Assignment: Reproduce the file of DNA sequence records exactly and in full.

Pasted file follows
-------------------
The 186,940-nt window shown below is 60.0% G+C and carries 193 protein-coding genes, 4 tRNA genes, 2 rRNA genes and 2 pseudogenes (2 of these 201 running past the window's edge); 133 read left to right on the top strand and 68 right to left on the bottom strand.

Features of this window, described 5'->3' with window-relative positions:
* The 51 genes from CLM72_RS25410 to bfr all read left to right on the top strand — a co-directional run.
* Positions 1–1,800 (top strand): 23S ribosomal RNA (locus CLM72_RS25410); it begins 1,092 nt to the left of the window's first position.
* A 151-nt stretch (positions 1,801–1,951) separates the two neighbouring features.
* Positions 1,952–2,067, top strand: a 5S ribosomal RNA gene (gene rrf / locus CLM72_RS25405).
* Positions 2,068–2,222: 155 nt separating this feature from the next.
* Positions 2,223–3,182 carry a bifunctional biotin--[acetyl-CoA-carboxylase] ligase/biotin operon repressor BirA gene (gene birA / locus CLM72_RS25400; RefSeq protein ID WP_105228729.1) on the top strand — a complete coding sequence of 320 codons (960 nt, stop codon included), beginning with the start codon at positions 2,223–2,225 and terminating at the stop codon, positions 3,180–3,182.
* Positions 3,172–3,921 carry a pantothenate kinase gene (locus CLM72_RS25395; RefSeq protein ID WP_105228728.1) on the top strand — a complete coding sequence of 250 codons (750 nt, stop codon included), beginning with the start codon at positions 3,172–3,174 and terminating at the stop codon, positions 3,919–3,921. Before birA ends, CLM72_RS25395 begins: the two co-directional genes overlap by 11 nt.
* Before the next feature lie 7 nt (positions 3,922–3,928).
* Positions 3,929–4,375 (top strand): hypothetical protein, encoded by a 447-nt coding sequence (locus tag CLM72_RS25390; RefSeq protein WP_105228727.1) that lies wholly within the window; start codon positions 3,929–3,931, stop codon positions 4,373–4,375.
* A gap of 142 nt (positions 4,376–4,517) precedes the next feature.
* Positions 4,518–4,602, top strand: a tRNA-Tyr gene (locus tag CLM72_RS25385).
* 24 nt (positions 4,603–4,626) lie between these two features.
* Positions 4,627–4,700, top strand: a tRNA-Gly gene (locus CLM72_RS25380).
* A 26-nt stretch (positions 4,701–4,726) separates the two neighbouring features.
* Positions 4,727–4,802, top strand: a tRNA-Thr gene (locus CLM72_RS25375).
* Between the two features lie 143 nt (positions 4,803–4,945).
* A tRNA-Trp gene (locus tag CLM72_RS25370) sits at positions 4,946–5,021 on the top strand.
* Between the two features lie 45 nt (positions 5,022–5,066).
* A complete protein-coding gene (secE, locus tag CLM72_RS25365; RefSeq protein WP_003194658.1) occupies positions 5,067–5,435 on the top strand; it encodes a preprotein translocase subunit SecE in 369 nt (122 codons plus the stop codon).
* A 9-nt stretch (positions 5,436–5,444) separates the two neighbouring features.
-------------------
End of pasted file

The 186,940-nt window shown below is 60.0% G+C and carries 193 protein-coding genes, 4 tRNA genes, 2 rRNA genes and 2 pseudogenes (2 of these 201 running past the window's edge); 133 read left to right on the top strand and 68 right to left on the bottom strand.

Features of this window, described 5'->3' with window-relative positions:
* The 51 genes from CLM72_RS25410 to bfr all read left to right on the top strand — a co-directional run.
* Positions 1–1,800 (top strand): 23S ribosomal RNA (locus CLM72_RS25410); it begins 1,092 nt to the left of the window's first position.
* A 151-nt stretch (positions 1,801–1,951) separates the two neighbouring features.
* Positions 1,952–2,067, top strand: a 5S ribosomal RNA gene (gene rrf / locus CLM72_RS25405).
* Positions 2,068–2,222: 155 nt separating this feature from the next.
* Positions 2,223–3,182 carry a bifunctional biotin--[acetyl-CoA-carboxylase] ligase/biotin operon repressor BirA gene (gene birA / locus CLM72_RS25400; RefSeq protein ID WP_105228729.1) on the top strand — a complete coding sequence of 320 codons (960 nt, stop codon included), beginning with the start codon at positions 2,223–2,225 and terminating at the stop codon, positions 3,180–3,182.
* Positions 3,172–3,921 carry a pantothenate kinase gene (locus CLM72_RS25395; RefSeq protein ID WP_105228728.1) on the top strand — a complete coding sequence of 250 codons (750 nt, stop codon included), beginning with the start codon at positions 3,172–3,174 and terminating at the stop codon, positions 3,919–3,921. Before birA ends, CLM72_RS25395 begins: the two co-directional genes overlap by 11 nt.
* Before the next feature lie 7 nt (positions 3,922–3,928).
* Positions 3,929–4,375 (top strand): hypothetical protein, encoded by a 447-nt coding sequence (locus tag CLM72_RS25390; RefSeq protein WP_105228727.1) that lies wholly within the window; start codon positions 3,929–3,931, stop codon positions 4,373–4,375.
* A gap of 142 nt (positions 4,376–4,517) precedes the next feature.
* Positions 4,518–4,602, top strand: a tRNA-Tyr gene (locus tag CLM72_RS25385).
* 24 nt (positions 4,603–4,626) lie between these two features.
* Positions 4,627–4,700, top strand: a tRNA-Gly gene (locus CLM72_RS25380).
* A 26-nt stretch (positions 4,701–4,726) separates the two neighbouring features.
* Positions 4,727–4,802, top strand: a tRNA-Thr gene (locus CLM72_RS25375).
* Between the two features lie 143 nt (positions 4,803–4,945).
* A tRNA-Trp gene (locus tag CLM72_RS25370) sits at positions 4,946–5,021 on the top strand.
* Between the two features lie 45 nt (positions 5,022–5,066).
* A complete protein-coding gene (secE, locus tag CLM72_RS25365; RefSeq protein WP_003194658.1) occupies positions 5,067–5,435 on the top strand; it encodes a preprotein translocase subunit SecE in 369 nt (122 codons plus the stop codon).
* A 9-nt stretch (positions 5,436–5,444) separates the two neighbouring features.